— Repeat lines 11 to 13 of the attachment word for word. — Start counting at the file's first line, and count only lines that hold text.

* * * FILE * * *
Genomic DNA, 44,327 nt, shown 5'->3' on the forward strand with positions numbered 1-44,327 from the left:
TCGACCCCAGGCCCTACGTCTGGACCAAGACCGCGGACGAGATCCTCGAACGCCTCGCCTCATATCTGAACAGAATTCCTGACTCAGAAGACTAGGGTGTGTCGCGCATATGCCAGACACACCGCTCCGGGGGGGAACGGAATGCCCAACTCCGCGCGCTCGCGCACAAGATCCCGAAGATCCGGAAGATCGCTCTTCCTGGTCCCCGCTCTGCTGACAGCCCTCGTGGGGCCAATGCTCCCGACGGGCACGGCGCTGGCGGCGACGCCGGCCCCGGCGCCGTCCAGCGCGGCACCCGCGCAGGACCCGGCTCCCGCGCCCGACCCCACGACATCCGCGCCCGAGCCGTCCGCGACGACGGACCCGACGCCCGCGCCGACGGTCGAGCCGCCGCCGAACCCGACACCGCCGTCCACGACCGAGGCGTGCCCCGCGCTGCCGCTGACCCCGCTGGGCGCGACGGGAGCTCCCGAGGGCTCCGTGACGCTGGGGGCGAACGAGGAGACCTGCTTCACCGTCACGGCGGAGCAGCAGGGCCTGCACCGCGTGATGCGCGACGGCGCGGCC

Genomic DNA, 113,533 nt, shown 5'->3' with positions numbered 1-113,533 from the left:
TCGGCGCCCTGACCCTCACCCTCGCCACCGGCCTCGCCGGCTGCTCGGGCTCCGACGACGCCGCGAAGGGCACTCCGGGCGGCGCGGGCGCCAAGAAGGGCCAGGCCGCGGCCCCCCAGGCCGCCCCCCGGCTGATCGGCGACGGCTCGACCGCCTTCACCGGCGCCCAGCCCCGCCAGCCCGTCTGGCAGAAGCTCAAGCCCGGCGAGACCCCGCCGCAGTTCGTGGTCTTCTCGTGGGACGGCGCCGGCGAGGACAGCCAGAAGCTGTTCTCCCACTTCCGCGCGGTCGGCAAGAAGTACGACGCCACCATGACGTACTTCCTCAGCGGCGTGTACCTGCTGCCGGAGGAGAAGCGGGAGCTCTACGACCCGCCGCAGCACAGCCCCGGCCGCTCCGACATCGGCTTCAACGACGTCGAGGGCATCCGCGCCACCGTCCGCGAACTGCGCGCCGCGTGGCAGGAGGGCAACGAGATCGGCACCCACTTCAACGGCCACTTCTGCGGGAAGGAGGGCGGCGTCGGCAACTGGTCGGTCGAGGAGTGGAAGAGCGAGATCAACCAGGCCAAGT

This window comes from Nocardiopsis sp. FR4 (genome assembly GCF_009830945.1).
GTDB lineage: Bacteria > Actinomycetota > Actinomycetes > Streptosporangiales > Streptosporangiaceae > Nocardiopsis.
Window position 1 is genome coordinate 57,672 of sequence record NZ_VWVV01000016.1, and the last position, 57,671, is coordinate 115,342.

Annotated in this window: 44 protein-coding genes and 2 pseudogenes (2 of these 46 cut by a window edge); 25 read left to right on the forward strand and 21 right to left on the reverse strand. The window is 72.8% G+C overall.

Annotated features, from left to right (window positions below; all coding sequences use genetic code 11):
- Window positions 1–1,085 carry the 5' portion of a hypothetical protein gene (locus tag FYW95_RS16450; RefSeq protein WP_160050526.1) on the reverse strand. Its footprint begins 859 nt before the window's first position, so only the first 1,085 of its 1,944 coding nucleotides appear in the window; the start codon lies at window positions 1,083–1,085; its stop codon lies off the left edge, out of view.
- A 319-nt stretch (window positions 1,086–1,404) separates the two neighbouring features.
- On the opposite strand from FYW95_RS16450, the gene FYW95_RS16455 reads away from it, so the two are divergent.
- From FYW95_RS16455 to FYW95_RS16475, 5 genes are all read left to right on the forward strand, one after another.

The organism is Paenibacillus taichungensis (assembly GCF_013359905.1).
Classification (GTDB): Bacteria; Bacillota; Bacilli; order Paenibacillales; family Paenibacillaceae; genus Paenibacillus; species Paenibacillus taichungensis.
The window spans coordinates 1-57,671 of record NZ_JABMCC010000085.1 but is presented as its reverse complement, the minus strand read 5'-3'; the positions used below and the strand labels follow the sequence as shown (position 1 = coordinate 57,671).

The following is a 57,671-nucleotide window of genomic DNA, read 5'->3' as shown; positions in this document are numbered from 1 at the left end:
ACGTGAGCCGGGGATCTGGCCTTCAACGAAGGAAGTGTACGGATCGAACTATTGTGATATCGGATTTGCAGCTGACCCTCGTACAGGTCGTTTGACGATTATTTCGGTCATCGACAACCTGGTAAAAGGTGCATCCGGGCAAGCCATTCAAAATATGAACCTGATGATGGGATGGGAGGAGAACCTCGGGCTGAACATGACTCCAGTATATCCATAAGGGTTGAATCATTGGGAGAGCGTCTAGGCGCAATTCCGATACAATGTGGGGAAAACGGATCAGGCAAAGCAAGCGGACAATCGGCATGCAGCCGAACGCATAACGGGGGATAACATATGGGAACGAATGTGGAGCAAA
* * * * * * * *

- A 319-nt stretch (window positions 1,086–1,404) separates the two neighbouring features.
- On the opposite strand from FYW95_RS16450, the gene FYW95_RS16455 reads away from it, so the two are divergent.
- From FYW95_RS16455 to FYW95_RS16475, 5 genes are all read left to right on the forward strand, one after another.